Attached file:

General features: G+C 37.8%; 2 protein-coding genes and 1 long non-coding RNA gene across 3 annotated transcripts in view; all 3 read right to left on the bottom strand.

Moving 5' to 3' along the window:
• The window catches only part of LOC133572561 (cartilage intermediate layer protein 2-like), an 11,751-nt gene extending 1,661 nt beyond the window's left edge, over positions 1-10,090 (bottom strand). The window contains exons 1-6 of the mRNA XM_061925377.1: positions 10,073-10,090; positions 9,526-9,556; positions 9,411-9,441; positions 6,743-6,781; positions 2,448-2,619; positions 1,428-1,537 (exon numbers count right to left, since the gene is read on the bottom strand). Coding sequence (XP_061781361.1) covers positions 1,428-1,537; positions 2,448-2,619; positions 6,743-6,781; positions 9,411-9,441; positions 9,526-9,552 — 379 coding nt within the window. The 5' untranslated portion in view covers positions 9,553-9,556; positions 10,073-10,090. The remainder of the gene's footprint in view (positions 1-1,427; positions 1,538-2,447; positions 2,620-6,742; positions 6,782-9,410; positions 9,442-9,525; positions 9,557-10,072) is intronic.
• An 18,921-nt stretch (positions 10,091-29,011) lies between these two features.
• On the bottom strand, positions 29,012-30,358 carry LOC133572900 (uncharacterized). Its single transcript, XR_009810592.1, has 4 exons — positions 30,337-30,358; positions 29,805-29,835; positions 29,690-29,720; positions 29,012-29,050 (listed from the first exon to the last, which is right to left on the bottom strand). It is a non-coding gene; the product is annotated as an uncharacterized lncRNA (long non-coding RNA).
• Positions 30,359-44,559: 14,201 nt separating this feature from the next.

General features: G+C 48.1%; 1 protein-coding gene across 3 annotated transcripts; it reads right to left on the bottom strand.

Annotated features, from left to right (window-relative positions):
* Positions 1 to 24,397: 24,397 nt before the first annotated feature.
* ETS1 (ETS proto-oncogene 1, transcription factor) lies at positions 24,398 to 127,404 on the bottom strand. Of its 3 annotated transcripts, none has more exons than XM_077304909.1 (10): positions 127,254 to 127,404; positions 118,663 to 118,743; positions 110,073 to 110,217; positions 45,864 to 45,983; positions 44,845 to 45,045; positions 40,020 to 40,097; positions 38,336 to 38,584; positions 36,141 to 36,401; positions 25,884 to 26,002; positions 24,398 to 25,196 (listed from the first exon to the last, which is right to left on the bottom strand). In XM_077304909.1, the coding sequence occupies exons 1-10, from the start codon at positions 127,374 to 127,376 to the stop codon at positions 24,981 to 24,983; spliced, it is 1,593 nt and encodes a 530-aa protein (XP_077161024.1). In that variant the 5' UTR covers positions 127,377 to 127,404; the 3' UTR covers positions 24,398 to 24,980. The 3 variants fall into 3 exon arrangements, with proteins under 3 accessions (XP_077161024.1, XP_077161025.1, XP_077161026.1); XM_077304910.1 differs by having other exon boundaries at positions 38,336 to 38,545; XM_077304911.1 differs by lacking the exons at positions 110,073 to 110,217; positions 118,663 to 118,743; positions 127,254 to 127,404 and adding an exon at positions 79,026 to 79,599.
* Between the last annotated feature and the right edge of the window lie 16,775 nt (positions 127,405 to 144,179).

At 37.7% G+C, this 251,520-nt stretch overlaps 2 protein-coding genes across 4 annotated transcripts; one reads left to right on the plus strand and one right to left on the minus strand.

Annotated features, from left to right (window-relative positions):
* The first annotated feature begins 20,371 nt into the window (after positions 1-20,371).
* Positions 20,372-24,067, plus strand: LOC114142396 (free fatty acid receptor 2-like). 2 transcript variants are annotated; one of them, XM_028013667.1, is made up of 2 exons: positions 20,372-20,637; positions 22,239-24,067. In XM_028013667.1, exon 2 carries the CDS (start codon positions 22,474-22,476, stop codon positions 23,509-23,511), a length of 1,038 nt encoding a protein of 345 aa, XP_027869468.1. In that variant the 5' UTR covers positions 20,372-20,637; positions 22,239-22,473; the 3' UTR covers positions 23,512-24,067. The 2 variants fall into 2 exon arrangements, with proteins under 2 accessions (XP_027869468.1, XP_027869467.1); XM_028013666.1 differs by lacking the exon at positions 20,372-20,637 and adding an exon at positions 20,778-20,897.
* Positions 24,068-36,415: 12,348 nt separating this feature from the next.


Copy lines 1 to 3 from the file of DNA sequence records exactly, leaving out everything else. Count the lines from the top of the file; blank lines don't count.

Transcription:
General features: G+C 37.8%; 2 protein-coding genes and 1 long non-coding RNA gene across 3 annotated transcripts in view; all 3 read right to left on the bottom strand.

Moving 5' to 3' along the window:
• The window catches only part of LOC133572561 (cartilage intermediate layer protein 2-like), an 11,751-nt gene extending 1,661 nt beyond the window's left edge, over positions 1-10,090 (bottom strand). The window contains exons 1-6 of the mRNA XM_061925377.1: positions 10,073-10,090; positions 9,526-9,556; positions 9,411-9,441; positions 6,743-6,781; positions 2,448-2,619; positions 1,428-1,537 (exon numbers count right to left, since the gene is read on the bottom strand). Coding sequence (XP_061781361.1) covers positions 1,428-1,537; positions 2,448-2,619; positions 6,743-6,781; positions 9,411-9,441; positions 9,526-9,552 — 379 coding nt within the window. The 5' untranslated portion in view covers positions 9,553-9,556; positions 10,073-10,090. The remainder of the gene's footprint in view (positions 1-1,427; positions 1,538-2,447; positions 2,620-6,742; positions 6,782-9,410; positions 9,442-9,525; positions 9,557-10,072) is intronic.